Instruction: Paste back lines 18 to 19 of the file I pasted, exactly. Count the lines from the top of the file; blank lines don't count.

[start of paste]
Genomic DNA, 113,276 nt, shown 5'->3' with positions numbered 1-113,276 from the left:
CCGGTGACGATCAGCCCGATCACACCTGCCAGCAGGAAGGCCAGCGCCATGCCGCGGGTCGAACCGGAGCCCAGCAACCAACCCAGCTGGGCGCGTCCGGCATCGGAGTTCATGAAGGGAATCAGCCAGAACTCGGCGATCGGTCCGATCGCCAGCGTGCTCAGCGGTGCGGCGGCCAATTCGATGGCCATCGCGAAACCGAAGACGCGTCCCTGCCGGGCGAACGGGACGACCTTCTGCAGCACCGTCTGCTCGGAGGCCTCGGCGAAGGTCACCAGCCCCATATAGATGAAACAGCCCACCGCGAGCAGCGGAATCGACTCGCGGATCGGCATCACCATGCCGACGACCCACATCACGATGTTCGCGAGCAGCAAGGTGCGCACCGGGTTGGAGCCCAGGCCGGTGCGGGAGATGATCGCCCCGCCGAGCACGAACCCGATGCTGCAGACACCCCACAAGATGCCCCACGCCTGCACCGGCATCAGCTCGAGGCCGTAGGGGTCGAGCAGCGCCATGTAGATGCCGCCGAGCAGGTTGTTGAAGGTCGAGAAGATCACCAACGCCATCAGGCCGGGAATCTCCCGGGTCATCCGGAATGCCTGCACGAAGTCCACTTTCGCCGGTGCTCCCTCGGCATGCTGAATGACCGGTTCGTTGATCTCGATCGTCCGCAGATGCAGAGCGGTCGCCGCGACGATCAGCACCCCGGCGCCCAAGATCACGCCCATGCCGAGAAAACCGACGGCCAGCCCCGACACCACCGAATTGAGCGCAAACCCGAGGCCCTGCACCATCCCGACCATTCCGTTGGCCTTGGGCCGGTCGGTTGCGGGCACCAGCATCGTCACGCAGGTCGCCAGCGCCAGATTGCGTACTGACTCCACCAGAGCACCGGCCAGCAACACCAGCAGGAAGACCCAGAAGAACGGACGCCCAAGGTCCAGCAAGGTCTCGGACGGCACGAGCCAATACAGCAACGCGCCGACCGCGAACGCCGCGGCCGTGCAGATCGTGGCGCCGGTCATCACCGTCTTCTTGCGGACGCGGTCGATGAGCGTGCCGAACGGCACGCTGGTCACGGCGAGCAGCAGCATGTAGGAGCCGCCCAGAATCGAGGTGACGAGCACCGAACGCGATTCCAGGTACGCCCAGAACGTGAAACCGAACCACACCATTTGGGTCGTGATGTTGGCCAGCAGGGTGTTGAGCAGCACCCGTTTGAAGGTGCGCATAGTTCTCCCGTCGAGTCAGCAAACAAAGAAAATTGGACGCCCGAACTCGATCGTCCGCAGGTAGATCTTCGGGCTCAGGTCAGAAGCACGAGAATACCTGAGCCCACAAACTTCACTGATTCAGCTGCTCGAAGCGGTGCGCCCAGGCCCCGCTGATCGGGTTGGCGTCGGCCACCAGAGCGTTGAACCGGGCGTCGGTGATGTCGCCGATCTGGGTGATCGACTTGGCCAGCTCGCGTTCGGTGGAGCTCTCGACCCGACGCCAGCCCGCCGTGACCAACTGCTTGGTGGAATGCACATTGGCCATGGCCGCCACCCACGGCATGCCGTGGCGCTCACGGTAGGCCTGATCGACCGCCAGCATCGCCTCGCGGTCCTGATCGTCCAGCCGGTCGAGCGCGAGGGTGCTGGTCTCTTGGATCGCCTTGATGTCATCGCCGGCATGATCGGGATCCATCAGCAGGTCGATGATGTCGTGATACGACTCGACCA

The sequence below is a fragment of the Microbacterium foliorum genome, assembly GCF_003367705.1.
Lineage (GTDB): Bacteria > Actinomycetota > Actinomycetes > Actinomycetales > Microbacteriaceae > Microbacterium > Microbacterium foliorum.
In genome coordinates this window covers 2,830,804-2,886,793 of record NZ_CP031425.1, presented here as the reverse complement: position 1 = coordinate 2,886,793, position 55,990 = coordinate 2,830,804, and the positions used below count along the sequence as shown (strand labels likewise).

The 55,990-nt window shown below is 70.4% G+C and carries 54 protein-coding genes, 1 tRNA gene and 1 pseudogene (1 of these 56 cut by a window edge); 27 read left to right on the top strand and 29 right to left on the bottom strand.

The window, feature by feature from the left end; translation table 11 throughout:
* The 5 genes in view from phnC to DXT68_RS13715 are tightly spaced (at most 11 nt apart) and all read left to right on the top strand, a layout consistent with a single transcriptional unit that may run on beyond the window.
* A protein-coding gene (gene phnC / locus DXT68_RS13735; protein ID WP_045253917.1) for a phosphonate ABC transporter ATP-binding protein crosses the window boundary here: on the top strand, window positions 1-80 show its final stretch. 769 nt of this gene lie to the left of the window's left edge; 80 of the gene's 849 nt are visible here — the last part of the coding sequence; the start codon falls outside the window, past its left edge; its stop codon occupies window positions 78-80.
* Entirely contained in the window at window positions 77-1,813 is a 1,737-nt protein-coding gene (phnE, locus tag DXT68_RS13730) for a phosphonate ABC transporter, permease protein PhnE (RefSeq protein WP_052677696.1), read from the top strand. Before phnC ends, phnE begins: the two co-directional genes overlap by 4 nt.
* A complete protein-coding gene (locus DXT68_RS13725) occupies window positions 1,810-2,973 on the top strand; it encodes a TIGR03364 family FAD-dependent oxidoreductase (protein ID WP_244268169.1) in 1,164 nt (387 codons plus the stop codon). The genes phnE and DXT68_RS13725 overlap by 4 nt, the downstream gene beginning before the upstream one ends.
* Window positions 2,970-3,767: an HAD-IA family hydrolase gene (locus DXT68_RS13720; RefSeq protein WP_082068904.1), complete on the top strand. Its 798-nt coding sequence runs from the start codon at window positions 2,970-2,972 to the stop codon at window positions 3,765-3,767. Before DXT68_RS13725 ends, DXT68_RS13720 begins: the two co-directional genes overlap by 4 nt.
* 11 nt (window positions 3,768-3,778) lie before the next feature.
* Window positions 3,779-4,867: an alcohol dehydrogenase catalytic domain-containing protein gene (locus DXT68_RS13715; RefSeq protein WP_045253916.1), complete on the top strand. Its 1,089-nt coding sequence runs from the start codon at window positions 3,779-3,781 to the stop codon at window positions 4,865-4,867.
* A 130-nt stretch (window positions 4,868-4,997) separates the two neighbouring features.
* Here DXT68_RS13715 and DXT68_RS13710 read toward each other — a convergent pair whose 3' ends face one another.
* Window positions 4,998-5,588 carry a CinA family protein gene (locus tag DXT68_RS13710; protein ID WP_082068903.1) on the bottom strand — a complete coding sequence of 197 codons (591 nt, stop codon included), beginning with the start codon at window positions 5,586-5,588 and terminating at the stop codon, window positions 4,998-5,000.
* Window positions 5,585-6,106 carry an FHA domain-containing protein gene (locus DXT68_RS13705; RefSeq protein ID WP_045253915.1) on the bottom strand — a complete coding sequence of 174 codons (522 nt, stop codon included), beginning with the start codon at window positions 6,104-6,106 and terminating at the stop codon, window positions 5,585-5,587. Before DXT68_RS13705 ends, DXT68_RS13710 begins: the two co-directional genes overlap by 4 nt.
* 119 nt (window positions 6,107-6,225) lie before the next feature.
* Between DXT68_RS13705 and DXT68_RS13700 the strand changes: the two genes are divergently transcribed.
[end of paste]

* Window positions 5,585-6,106 carry an FHA domain-containing protein gene (locus DXT68_RS13705; RefSeq protein ID WP_045253915.1) on the bottom strand — a complete coding sequence of 174 codons (522 nt, stop codon included), beginning with the start codon at window positions 6,104-6,106 and terminating at the stop codon, window positions 5,585-5,587. Before DXT68_RS13705 ends, DXT68_RS13710 begins: the two co-directional genes overlap by 4 nt.
* 119 nt (window positions 6,107-6,225) lie before the next feature.